Gotta love it when a shameless transgender activist is put in their place.
As detailed by Fox News, Yale School of Medicine assistant professor Meredith McNamara resoundingly lost a debate with Representative Dan Crenshaw, as she was unable to name a single study that espoused the benefits of hormone therapy for children.
Ironically, the elitist had just insisted on how important evidence is and how Republicans “cherry pick” studies that reveal the truth on transgender hormones, yet she herself had no study to summon in her defense.
“You’ve said that we cherry-picked data. How do you mean that?” Crenshaw queried, starting the debate.
“So, it is very unscientific and flawed to pick a single study or a single statistic and discuss it in isolation. Medical experts are able to talk about all of the evidence as a whole,” McNamara whined.
“Totally agree,” Crenshaw replied smoothly, “it’s good to look at systematic reviews, right? That’s the gold standard of evidence when you’re trying to understand whether something works or it doesn’t. The British Journal of Medicine looked at 61 systematic reviews with the conclusion that, quote, ‘There is great uncertainty about the effects of puberty blockers, cross-sex hormones and surgeries in young people.’ The Journal of the Endocrine Society came up with the same conclusion, even the American Academy of Pediatrics. They all cite the lack of evidence.”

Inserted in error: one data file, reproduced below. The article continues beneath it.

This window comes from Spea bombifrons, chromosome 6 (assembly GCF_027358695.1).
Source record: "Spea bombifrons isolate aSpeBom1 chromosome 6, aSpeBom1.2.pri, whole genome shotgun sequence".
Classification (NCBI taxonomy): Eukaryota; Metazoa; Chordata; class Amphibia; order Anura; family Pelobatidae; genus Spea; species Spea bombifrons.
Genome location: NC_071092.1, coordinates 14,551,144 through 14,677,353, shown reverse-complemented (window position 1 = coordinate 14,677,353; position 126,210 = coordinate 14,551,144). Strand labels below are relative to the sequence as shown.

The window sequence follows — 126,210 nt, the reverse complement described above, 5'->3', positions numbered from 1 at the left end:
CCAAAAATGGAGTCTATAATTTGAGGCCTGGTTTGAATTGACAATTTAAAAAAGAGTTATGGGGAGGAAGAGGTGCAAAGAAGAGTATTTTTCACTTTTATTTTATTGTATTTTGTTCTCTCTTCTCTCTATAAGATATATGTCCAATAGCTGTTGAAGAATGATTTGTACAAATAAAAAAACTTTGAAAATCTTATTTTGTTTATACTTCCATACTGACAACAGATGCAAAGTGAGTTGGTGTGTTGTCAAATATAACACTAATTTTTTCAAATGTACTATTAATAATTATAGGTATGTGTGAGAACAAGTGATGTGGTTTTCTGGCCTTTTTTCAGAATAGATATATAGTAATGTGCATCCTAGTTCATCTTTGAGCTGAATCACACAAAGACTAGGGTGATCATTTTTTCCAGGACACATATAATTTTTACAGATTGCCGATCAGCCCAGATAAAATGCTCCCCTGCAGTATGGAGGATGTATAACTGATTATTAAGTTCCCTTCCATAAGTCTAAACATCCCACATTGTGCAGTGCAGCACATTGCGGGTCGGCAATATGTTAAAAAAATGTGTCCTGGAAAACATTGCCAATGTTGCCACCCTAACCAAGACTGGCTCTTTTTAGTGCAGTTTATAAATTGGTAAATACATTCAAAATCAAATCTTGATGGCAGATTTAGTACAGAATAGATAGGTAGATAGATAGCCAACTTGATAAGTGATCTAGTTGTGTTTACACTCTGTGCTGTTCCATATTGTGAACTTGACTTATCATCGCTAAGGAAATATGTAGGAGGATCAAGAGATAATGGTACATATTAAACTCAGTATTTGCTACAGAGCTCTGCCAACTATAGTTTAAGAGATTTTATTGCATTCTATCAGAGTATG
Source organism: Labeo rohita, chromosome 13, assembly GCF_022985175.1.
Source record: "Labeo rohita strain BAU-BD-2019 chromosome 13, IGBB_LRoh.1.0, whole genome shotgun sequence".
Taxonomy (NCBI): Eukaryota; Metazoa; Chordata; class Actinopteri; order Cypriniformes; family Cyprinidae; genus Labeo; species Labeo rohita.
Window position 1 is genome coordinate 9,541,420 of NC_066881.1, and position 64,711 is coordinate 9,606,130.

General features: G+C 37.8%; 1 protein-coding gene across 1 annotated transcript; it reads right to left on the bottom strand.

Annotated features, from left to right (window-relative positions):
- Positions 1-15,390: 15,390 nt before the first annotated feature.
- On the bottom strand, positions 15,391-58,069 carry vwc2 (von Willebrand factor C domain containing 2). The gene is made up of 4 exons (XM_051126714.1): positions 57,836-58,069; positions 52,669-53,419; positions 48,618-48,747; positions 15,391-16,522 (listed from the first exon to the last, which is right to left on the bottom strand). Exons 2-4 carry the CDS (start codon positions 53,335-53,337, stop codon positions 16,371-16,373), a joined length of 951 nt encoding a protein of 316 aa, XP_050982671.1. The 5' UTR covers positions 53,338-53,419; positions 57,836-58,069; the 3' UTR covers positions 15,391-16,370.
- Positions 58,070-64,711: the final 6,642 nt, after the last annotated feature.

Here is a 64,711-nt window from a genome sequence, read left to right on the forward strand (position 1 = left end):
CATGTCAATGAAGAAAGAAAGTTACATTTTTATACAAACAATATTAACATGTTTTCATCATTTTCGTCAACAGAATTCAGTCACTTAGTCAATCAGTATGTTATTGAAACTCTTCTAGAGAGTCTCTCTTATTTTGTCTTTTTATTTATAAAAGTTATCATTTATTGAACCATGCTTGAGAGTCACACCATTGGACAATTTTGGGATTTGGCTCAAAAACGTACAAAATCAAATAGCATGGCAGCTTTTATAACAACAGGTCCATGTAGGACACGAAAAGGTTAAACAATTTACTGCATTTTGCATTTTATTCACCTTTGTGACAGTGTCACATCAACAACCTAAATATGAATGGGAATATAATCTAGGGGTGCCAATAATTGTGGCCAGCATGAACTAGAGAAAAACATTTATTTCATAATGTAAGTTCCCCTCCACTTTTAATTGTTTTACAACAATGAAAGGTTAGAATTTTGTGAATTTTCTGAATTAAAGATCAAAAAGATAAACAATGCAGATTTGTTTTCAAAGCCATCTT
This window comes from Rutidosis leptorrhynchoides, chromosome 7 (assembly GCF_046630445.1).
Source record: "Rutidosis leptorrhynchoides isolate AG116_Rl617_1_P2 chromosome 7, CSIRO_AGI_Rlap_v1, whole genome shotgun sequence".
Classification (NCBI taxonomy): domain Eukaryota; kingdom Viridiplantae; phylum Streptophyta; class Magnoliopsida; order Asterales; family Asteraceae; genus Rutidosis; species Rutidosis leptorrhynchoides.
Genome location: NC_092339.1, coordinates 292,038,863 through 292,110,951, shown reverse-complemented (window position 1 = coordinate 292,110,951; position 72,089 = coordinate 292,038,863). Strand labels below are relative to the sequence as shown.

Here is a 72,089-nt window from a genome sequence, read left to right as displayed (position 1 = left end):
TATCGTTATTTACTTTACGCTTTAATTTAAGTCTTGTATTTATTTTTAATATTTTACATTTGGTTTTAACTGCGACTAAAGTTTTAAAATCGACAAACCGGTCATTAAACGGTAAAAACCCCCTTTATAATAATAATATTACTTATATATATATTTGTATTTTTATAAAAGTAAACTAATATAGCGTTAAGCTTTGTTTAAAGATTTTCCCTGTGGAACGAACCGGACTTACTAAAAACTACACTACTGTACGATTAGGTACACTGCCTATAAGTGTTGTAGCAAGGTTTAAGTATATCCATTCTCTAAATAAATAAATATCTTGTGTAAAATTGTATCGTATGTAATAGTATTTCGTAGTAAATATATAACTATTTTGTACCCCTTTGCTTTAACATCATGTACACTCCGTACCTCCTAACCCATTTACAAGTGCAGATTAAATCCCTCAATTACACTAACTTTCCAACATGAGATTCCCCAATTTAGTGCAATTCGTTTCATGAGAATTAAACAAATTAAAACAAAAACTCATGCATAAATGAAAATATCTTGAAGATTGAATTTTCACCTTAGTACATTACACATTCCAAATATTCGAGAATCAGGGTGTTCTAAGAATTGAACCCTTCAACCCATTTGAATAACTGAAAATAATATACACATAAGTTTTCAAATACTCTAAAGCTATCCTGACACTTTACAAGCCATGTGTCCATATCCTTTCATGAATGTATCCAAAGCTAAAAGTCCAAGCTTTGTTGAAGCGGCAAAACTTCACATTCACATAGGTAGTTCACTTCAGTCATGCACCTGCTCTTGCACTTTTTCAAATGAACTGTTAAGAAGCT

No kidding. Which makes the Democrats’ obsession with changing children’s gender all the more sick.
“There’s no systematic review that states that there’s strong evidence of benefits,” Crenshaw continued pointedly.
McNamara, attempting to dodge, didn’t answser.
“Sir, are you aware of how the quality evidence grading system works and how it’s applied?” she trilled.
“Which journal says something different? We should have that debate,” Crenshaw pressed, “tell me a journal that has done systematic reviews that cites different evidence, that cites strong evidence of benefits for these therapies.”
“So, um, the standards of care,” McNamara stammered, demonstrating a total inability to muster up a single study in her defense.
Standards of care is a fairly ridiculous defense, given that the standards could be manipulated to suit anyone’s viewpoint.
Hardly demonstrative of the “rigor” or “quality of evidence” that she demands of Crenshaw.
“The standards of care. That’s not a journal, that’s not a study. That’s not an organization. That’s not an institution. You’re just saying words. Name one study,” Crenshaw challenged.
Unsurprisingly, the Ivy League elitist was unable to identify a single study, leaving Crenshaw to effectively win the debate.
Author: Jane Jones